Cornet Bay dock rules enforced

Island County has a problem. Actually, it currently has two and recently solved two others.

The problems are derelict boats. These are boats that the owners have abandoned or allowed to deteriorate on Island County property. Two of these boats sit, sink, then sit again at the county’s dock in Cornet Bay.

The problem is that facility is cheap storage, Island County Parks Director Terry Arnold said.

“This is not storage though, the boats are supposed to be moved once every two weeks,” she said.

But a walk along the shaky dock shows obvious signs of the condition of her two problem boats. The Keori, a red and white sailboat has sunk twice. It sits against the dock, moss and even blades of grass growing from its wood trim. A quite nice boat, it has fallen prey to negligece. Arnold said the boat’s owner, Andy Schell of Bethell, Alaska, had been in contact with the county every two weeks.

Schell had only paid half of his moorage fees in 2003 and none for 2004. He recently sent in a payment in an attempt to appease the county, but Arnold said she had already begun the process of removing him.

“I don’t want him at my dock, so I’m evicting him,” she said.

Further down the dock is Sealife, a green and white trawler with more trash in it than fishing gear. A loosely bolted piece of plywood dangles from the bow, an apparent attempt at a repair.

Arnold said this boat is in a similar situation as the Keori, the owner has paid a total of $500 out of the $1,000 owed.

The problem largely lies in the management of the dock, Arnold said. Prior to this year, no records were kept of payments being made. Regulations governing the dock have not been updated since 1977.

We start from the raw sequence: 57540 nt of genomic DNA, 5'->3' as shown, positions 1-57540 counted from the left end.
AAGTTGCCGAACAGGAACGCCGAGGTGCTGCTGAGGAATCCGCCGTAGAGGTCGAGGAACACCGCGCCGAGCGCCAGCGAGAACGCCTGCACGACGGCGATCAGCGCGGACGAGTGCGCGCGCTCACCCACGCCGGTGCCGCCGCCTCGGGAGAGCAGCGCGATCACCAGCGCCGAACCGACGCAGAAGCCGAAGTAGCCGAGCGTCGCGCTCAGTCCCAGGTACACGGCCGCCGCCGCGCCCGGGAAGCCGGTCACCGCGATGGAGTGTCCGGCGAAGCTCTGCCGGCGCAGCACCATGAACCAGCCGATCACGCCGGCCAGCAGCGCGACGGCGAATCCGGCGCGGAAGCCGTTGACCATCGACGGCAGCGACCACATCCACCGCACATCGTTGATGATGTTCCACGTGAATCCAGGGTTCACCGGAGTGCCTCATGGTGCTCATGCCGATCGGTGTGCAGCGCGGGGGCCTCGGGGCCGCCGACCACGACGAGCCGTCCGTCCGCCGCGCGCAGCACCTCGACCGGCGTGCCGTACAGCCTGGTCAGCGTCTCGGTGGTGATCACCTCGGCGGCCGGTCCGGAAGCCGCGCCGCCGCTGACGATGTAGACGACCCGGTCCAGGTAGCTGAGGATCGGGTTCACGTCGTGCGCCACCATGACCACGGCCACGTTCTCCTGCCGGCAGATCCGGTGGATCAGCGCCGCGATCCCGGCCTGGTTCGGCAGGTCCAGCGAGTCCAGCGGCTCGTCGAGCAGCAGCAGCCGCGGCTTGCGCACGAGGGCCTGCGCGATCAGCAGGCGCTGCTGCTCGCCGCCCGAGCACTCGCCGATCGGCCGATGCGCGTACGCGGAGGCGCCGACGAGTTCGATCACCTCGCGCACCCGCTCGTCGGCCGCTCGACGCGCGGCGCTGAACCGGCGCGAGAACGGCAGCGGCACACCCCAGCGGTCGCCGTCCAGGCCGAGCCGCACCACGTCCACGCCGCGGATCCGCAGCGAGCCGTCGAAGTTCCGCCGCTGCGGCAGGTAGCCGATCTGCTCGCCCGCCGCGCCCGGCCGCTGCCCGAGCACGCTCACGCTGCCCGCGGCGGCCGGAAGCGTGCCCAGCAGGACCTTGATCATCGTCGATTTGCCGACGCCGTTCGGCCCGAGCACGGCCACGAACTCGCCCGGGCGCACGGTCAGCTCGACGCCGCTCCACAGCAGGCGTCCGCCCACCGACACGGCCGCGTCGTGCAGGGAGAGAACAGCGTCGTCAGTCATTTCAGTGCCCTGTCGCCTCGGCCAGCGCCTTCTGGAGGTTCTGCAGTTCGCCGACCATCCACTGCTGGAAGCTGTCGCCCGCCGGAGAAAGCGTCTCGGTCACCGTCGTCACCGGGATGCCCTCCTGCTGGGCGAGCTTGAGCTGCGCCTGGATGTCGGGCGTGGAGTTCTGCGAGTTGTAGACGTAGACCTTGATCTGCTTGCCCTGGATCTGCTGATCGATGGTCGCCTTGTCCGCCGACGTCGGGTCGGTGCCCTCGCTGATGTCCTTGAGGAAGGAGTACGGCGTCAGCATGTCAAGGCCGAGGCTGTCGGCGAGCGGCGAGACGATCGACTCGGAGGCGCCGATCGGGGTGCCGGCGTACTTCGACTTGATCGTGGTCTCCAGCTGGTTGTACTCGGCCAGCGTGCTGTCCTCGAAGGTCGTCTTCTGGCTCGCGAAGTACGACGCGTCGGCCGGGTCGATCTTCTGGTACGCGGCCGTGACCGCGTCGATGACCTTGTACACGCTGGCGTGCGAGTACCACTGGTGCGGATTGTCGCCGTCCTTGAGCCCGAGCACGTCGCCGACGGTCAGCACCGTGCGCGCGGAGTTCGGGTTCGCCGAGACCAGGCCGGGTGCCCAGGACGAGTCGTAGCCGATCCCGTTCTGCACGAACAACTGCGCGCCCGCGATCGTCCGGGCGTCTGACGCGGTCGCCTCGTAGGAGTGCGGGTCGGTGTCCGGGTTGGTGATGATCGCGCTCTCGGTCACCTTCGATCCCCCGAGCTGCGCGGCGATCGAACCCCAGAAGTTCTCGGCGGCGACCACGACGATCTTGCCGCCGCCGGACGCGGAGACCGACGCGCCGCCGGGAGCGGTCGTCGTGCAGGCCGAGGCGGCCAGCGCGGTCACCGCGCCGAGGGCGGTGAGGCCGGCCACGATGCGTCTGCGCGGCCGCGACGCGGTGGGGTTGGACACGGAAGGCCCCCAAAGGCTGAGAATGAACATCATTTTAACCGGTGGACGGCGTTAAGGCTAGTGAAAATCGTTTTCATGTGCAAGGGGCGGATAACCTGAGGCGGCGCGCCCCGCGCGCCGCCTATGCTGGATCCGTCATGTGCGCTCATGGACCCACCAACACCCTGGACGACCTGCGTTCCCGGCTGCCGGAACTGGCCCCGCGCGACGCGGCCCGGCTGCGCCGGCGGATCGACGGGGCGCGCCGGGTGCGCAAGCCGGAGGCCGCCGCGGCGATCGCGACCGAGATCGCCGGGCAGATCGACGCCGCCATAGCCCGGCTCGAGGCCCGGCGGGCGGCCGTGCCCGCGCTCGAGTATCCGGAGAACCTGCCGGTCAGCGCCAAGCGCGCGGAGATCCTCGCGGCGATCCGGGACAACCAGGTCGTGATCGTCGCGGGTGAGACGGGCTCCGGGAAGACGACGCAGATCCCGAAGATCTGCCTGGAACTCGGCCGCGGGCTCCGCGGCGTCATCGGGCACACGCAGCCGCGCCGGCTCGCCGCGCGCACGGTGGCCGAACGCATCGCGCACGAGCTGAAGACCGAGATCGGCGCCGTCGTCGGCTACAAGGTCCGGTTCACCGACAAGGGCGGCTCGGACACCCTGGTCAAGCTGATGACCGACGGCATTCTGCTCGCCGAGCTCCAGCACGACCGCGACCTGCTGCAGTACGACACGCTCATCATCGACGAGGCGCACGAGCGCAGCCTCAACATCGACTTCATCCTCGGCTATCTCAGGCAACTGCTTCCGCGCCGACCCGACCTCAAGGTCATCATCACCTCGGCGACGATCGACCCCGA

“We’ve created the monster because over the years, we’ve kept rates so low, that it’s cheap storage,” Arnold said.

The county has incurred more than $4,100 in costs to remove two boats. This does not include costs for the two boats that still need to be removed, Arnold said.

The county is eligible to receive a 75-percent reimbursement from the state under the Derelict Vessel Removal Program. This program is only available for government agencies, however.

“If there’s a boat that washes up on private property, it’s really the land owner’s responsibility,” Arnold said.

But that is changing. Arnold has made it her mission to improve the aesthetics of the dock and make it a more viable resource for the county. She said that once the derelict boats are removed, sections of the floating dock will be replaced.

Shortly after that, a new aluminum pier will be put in place to replace the antiquated shaking structure already there. She said that she will be able to increase moorage rates from the paltry $2 per day or $200 per year to approximately $600 per year.

“When the word gets out that I’m starting to enforce, boats start flying out of here,” she said. “This is my year of taking Cornet Bay and making it a viable dock.”

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